(Randy Vogt has officiated over 8,000 games during the past three decades, from professional matches in front of thousands to 6-year-olds being cheered on by very enthusiastic parents. In his book, "Preventive Officiating," he shares his wisdom gleaned from thousands of games and hundreds of clinics to help referees not only survive but thrive on the soccer field. You can visit the book’s website at www.preventiveofficiating.com/)


1 comment
  1. Brian Something
    commented on: May 27, 2014 at 3:51 p.m.
    Indeed artificial turf should only ever be a last resort. It makes for ugly soccer. And as both a sporadic official and a goalkeeper, I loathe the fact that they all have 20,000 different lines in 18 different colors.

Sign in to leave a comment. Don't have an account? Join Now




AUTHORS

ARCHIVES
FOLLOW SOCCERAMERICA

Recent Youth Soccer Insider
Tips for attending a college ID camp    
With summer being a popular time for young players to attend College ID camps, we've asked ...
Gottschee and FC Dallas take No. 1 seeds into Development Academy playoffs    
FC Dallas and BW Gottschee of Queens, New York, are the No. 1 seeds in the ...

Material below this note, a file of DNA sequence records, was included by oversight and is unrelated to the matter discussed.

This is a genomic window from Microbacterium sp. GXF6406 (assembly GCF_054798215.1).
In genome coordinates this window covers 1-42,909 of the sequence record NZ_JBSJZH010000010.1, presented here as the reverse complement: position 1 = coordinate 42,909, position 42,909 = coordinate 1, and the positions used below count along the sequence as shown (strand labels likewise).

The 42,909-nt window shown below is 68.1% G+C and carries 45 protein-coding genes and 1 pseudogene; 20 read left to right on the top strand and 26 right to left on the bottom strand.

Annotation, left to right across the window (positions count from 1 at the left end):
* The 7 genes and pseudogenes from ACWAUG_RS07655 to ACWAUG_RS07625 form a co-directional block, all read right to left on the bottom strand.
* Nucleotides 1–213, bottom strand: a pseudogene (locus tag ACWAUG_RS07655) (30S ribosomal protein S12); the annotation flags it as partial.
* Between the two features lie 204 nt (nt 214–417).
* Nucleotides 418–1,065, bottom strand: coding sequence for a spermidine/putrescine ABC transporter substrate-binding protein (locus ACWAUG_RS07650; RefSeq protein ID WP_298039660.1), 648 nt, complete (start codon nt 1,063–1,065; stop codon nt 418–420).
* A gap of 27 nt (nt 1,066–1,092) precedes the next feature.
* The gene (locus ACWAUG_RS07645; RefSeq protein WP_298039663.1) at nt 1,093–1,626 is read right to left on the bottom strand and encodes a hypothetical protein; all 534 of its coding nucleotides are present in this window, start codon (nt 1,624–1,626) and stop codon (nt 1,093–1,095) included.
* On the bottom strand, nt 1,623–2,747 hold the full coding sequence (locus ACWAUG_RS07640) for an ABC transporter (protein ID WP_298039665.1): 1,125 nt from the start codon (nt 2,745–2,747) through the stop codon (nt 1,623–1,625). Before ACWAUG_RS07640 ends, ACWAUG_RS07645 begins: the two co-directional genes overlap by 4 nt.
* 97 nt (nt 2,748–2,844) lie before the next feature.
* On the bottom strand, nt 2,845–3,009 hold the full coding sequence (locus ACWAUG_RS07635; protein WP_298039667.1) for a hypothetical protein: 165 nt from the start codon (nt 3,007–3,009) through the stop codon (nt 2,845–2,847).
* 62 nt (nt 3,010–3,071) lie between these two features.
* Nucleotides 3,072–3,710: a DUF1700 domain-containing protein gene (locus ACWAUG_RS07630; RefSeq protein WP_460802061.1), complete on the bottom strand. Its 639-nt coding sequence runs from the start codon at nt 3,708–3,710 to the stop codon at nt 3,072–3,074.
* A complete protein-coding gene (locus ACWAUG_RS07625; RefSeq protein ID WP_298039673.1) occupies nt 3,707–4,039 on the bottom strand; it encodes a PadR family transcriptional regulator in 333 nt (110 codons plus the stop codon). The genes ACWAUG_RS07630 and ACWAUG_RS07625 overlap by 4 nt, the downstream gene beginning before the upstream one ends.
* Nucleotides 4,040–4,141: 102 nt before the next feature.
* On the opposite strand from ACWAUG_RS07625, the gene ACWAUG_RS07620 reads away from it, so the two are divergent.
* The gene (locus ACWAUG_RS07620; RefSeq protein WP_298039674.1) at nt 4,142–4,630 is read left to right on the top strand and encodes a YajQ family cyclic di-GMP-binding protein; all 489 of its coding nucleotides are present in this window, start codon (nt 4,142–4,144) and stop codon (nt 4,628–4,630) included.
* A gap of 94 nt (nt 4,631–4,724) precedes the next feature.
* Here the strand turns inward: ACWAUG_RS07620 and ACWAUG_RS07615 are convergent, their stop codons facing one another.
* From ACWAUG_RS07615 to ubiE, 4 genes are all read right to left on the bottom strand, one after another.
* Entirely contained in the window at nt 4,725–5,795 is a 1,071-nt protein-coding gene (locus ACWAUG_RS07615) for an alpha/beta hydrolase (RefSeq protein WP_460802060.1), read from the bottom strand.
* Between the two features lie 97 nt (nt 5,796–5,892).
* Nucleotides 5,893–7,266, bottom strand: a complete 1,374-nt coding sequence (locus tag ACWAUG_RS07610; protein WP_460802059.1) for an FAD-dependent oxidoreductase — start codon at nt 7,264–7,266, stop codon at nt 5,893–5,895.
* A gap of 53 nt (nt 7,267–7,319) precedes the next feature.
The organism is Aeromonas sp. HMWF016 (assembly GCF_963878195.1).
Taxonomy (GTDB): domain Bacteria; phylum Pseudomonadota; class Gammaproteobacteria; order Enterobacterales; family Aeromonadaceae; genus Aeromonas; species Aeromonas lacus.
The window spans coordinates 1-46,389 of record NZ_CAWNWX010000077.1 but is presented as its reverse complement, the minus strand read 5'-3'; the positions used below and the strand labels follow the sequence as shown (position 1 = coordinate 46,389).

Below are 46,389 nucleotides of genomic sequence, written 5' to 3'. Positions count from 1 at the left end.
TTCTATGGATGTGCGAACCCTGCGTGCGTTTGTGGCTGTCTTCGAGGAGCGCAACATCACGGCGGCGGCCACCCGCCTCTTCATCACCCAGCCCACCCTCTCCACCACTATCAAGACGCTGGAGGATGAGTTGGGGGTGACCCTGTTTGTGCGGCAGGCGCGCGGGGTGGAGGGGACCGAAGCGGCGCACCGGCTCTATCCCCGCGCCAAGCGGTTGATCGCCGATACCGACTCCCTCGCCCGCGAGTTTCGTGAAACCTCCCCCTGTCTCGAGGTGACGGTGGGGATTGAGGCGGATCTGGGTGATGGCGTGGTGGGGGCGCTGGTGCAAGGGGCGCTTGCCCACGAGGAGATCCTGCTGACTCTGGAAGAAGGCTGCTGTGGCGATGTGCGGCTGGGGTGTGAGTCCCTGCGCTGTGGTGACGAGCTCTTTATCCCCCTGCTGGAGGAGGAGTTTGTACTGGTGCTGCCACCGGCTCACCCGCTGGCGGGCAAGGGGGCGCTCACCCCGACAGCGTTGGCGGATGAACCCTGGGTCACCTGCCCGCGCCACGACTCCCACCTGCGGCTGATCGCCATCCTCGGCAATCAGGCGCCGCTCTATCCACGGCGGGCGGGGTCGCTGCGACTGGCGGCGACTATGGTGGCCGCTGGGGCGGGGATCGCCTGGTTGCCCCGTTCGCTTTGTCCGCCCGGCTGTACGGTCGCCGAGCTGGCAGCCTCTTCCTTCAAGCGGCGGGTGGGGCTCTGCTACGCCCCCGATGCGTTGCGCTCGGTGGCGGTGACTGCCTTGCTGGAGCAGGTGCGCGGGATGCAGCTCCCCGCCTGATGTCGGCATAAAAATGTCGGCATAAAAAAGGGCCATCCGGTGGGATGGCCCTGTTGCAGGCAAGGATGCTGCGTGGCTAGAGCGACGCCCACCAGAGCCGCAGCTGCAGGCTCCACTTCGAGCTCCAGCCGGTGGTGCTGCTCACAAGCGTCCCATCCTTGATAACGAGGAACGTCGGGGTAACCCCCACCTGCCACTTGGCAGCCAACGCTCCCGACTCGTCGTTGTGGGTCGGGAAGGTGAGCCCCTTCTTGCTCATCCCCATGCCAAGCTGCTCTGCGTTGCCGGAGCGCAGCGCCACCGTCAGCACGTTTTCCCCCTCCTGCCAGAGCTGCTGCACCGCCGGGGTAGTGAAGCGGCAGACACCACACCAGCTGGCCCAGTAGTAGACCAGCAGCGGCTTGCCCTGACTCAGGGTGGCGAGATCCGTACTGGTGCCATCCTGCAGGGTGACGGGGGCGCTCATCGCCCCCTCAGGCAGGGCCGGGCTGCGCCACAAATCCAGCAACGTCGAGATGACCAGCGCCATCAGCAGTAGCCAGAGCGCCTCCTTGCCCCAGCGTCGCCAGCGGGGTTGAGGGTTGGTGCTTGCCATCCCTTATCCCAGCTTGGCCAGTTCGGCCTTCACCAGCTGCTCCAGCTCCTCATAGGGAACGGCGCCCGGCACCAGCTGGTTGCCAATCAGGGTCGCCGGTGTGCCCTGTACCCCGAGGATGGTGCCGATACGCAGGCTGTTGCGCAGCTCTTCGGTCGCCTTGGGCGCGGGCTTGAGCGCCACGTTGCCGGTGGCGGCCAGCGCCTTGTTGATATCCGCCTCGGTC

Teen stars sign with MLS clubs    
In the wake of Atlanta United, set to begin MLS play in 2017, signing 15-year-old Andrew ...
How refs deal with trash-talking    
"Look at the scoreboard" and "You got nothing" are two common things that trash-talking players say.
Does American soccer really only work for white kids?    
Les Carpenter's article for the London-based Guardian on American youth soccer is headlined: "'It's only working ...
Changing the Canvas: Finding Inspiration Outside of our Beautiful Game    
My wife is a developmental psychologist. For two decades she has been studying children and the ...
'Toughest World Cup yet' awaits U.S. U-17 girls    
The USA will face Paraguay, Ghana and defending champion Japan in the first round of 2016 ...
John Hackworth: India experience provides valuable lessons for U.S. U-17 boys    
In its third international tournament of the year, the U.S. U-17 boys national team finished runner-up ...
Adding to the alphabet soup of American youth soccer    
If your children play soccer in the USA, they may be playing under the umbrella of ...
Insights on European scouting of U.S. youngsters by 'Arsenal Yankee' Danny Karbassiyoon    
Daniel Karbassiyoon jokes that Arsenal kept him from going to college twice. The first time, at ...
>> Youth Soccer Insider Archives